The Chestnut tree in Wellesbourne, Warwickshire where Joseph Arch held the first union meeting in 1872.
Left the new tree planted in 1950 (picture from the August edition of the Land worker the Journal of the National union of Agricultural Workers.
Below a picture from a National Agricultural Labourers Union certificate. Joseph Arch called a meeting on 14th February 1872. Expecting fewer than thirty in the Stag's Head public house in Wellesbourne, however it was so well attended that it had to be held outside under the chestnut tree in the village.
When Arch arrived he found over 2,000 agricultural labourers present to hear him speak, on a dark, wet, winter night, the labourers holding flickering lanterns on bean poles to illuminate the proceedings.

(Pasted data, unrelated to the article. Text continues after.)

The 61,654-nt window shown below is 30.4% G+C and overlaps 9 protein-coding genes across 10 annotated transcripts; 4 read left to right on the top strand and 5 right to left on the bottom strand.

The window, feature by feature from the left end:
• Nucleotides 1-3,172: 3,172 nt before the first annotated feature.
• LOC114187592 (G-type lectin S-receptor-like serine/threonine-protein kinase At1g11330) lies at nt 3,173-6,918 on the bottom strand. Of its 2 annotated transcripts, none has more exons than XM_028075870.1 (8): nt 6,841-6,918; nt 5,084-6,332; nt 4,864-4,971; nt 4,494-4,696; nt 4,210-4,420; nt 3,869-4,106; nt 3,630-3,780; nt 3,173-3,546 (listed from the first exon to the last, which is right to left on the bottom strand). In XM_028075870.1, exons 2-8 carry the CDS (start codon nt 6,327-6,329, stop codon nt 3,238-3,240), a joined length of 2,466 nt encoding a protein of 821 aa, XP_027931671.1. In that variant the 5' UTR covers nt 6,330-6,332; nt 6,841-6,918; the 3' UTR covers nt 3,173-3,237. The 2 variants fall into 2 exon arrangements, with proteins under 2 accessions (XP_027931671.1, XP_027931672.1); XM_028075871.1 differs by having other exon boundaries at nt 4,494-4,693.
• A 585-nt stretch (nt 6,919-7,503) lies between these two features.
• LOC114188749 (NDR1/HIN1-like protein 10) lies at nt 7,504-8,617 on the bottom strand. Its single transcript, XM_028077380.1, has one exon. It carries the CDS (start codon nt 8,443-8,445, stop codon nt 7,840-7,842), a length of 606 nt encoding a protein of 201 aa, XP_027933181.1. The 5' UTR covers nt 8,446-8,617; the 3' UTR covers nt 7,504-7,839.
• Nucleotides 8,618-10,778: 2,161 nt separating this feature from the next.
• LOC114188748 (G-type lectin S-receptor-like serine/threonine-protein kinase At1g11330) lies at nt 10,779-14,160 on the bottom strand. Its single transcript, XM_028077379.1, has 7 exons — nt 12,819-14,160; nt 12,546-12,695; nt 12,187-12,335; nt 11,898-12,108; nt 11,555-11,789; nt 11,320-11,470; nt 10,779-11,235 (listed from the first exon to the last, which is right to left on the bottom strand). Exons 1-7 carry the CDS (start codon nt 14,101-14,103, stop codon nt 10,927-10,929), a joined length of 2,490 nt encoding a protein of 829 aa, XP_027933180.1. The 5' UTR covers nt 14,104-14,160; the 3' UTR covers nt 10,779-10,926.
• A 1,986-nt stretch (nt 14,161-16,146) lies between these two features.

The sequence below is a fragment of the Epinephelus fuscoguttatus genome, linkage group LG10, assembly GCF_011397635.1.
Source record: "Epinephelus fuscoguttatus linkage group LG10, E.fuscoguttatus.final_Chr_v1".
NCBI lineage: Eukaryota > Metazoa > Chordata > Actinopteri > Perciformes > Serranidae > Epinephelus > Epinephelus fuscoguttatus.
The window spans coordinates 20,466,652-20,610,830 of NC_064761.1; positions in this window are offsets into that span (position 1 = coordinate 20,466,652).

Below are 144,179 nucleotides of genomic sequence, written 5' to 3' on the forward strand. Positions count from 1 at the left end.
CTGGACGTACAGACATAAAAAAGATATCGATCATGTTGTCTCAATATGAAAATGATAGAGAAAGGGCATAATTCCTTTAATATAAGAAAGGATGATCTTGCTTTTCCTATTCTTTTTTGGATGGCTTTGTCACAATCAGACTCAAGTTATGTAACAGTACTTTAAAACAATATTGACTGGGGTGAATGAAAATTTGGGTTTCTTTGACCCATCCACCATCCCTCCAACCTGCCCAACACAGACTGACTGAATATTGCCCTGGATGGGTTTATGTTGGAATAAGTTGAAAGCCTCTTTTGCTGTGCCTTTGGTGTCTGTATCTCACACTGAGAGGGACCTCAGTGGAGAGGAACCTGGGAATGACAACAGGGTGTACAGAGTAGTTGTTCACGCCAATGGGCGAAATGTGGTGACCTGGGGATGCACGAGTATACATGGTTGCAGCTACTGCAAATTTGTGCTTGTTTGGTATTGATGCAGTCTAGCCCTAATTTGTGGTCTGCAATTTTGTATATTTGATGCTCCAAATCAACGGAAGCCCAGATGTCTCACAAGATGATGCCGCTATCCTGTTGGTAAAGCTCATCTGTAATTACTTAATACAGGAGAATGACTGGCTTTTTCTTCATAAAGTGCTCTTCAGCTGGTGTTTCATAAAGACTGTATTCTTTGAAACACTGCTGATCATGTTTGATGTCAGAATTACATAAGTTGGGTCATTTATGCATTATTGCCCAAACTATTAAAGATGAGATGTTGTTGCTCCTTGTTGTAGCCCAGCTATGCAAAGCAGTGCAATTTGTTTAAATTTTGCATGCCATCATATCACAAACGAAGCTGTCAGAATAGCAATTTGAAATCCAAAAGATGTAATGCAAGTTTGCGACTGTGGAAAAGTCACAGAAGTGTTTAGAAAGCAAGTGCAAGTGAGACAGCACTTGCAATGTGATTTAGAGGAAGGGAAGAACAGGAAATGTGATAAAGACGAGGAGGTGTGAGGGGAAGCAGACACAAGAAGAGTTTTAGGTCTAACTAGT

in his autobiography Arch describes the scene:
"In the flickering light of the lanterns I saw the earnest upturned faces of these poor brothers of mine — faces gaunt with hunger and pinched with want — all looking towards me and ready to listen to the words that would fall from my lips. These white slaves of England with the darkness all about them, like the children of Israel waiting for some one to lead them out of the land of Egypt"
On the 21st February under the chestnut tree in Wellesbourne it was agreed to elect a committee for the Warwickshire Agricultural Labourers Union,which later became the National Agricultural Labourers Union,